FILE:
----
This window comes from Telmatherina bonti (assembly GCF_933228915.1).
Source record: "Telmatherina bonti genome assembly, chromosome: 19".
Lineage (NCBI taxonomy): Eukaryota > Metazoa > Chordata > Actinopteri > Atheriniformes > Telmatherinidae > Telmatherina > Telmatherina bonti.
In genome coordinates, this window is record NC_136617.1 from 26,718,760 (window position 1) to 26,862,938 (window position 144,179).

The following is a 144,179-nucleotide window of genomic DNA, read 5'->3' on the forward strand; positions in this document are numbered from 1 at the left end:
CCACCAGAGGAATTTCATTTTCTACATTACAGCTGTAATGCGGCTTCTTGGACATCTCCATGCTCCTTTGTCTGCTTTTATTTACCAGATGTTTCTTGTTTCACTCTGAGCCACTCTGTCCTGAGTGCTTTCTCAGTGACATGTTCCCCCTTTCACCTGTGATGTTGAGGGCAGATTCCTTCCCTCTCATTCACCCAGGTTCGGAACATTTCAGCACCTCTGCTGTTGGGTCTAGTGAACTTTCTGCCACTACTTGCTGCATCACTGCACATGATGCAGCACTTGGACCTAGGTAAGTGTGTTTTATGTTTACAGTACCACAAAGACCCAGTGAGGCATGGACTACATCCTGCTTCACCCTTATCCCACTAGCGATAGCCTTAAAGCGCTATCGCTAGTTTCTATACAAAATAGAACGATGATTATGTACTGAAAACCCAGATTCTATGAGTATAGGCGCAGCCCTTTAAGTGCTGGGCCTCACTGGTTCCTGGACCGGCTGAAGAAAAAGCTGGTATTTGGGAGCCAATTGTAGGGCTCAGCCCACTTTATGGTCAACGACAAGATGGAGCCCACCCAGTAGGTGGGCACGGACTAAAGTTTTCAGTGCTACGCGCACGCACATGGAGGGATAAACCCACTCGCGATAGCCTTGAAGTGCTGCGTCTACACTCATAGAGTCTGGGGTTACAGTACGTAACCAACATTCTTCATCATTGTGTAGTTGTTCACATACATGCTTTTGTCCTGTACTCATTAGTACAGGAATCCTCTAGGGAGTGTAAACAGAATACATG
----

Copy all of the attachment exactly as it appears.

This window comes from Telmatherina bonti (assembly GCF_933228915.1).
Source record: "Telmatherina bonti genome assembly, chromosome: 19".
Lineage (NCBI taxonomy): Eukaryota > Metazoa > Chordata > Actinopteri > Atheriniformes > Telmatherinidae > Telmatherina > Telmatherina bonti.
In genome coordinates, this window is record NC_136617.1 from 26,718,760 (window position 1) to 26,862,938 (window position 144,179).

The following is a 144,179-nucleotide window of genomic DNA, read 5'->3' on the forward strand; positions in this document are numbered from 1 at the left end:
CCACCAGAGGAATTTCATTTTCTACATTACAGCTGTAATGCGGCTTCTTGGACATCTCCATGCTCCTTTGTCTGCTTTTATTTACCAGATGTTTCTTGTTTCACTCTGAGCCACTCTGTCCTGAGTGCTTTCTCAGTGACATGTTCCCCCTTTCACCTGTGATGTTGAGGGCAGATTCCTTCCCTCTCATTCACCCAGGTTCGGAACATTTCAGCACCTCTGCTGTTGGGTCTAGTGAACTTTCTGCCACTACTTGCTGCATCACTGCACATGATGCAGCACTTGGACCTAGGTAAGTGTGTTTTATGTTTACAGTACCACAAAGACCCAGTGAGGCATGGACTACATCCTGCTTCACCCTTATCCCACTAGCGATAGCCTTAAAGCGCTATCGCTAGTTTCTATACAAAATAGAACGATGATTATGTACTGAAAACCCAGATTCTATGAGTATAGGCGCAGCCCTTTAAGTGCTGGGCCTCACTGGTTCCTGGACCGGCTGAAGAAAAAGCTGGTATTTGGGAGCCAATTGTAGGGCTCAGCCCACTTTATGGTCAACGACAAGATGGAGCCCACCCAGTAGGTGGGCACGGACTAAAGTTTTCAGTGCTACGCGCACGCACATGGAGGGATAAACCCACTCGCGATAGCCTTGAAGTGCTGCGTCTACACTCATAGAGTCTGGGGTTACAGTACGTAACCAACATTCTTCATCATTGTGTAGTTGTTCACATACATGCTTTTGTCCTGTACTCATTAGTACAGGAATCCTCTAGGGAGTGTAAACAGAATACATG